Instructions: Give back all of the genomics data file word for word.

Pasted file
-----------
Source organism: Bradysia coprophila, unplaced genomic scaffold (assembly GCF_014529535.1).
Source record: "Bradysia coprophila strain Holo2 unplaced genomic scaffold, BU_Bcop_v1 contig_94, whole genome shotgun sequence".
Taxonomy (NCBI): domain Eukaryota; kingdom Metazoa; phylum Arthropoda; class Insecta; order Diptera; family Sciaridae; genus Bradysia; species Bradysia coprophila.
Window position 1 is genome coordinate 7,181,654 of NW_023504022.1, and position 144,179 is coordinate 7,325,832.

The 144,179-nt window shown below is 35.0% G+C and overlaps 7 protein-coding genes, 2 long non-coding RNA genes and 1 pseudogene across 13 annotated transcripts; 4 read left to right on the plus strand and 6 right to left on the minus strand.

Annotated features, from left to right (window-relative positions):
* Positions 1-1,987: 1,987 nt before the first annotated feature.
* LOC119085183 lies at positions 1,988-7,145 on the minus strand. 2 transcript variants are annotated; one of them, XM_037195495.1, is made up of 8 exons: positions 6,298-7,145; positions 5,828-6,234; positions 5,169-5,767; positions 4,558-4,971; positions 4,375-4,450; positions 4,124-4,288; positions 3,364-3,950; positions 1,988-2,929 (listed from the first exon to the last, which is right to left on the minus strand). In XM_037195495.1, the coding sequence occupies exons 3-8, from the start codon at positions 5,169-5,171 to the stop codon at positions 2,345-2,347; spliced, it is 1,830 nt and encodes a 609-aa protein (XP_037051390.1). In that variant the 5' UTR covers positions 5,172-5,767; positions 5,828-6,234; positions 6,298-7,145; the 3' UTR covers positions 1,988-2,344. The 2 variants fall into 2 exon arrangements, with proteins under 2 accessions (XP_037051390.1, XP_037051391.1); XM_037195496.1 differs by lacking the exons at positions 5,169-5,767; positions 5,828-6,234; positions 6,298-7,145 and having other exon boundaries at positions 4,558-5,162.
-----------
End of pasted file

Source organism: Bradysia coprophila, unplaced genomic scaffold (assembly GCF_014529535.1).
Source record: "Bradysia coprophila strain Holo2 unplaced genomic scaffold, BU_Bcop_v1 contig_94, whole genome shotgun sequence".
Taxonomy (NCBI): domain Eukaryota; kingdom Metazoa; phylum Arthropoda; class Insecta; order Diptera; family Sciaridae; genus Bradysia; species Bradysia coprophila.
Window position 1 is genome coordinate 7,181,654 of NW_023504022.1, and position 144,179 is coordinate 7,325,832.

The 144,179-nt window shown below is 35.0% G+C and overlaps 7 protein-coding genes, 2 long non-coding RNA genes and 1 pseudogene across 13 annotated transcripts; 4 read left to right on the plus strand and 6 right to left on the minus strand.

Annotated features, from left to right (window-relative positions):
* Positions 1-1,987: 1,987 nt before the first annotated feature.
* LOC119085183 lies at positions 1,988-7,145 on the minus strand. 2 transcript variants are annotated; one of them, XM_037195495.1, is made up of 8 exons: positions 6,298-7,145; positions 5,828-6,234; positions 5,169-5,767; positions 4,558-4,971; positions 4,375-4,450; positions 4,124-4,288; positions 3,364-3,950; positions 1,988-2,929 (listed from the first exon to the last, which is right to left on the minus strand). In XM_037195495.1, the coding sequence occupies exons 3-8, from the start codon at positions 5,169-5,171 to the stop codon at positions 2,345-2,347; spliced, it is 1,830 nt and encodes a 609-aa protein (XP_037051390.1). In that variant the 5' UTR covers positions 5,172-5,767; positions 5,828-6,234; positions 6,298-7,145; the 3' UTR covers positions 1,988-2,344. The 2 variants fall into 2 exon arrangements, with proteins under 2 accessions (XP_037051390.1, XP_037051391.1); XM_037195496.1 differs by lacking the exons at positions 5,169-5,767; positions 5,828-6,234; positions 6,298-7,145 and having other exon boundaries at positions 4,558-5,162.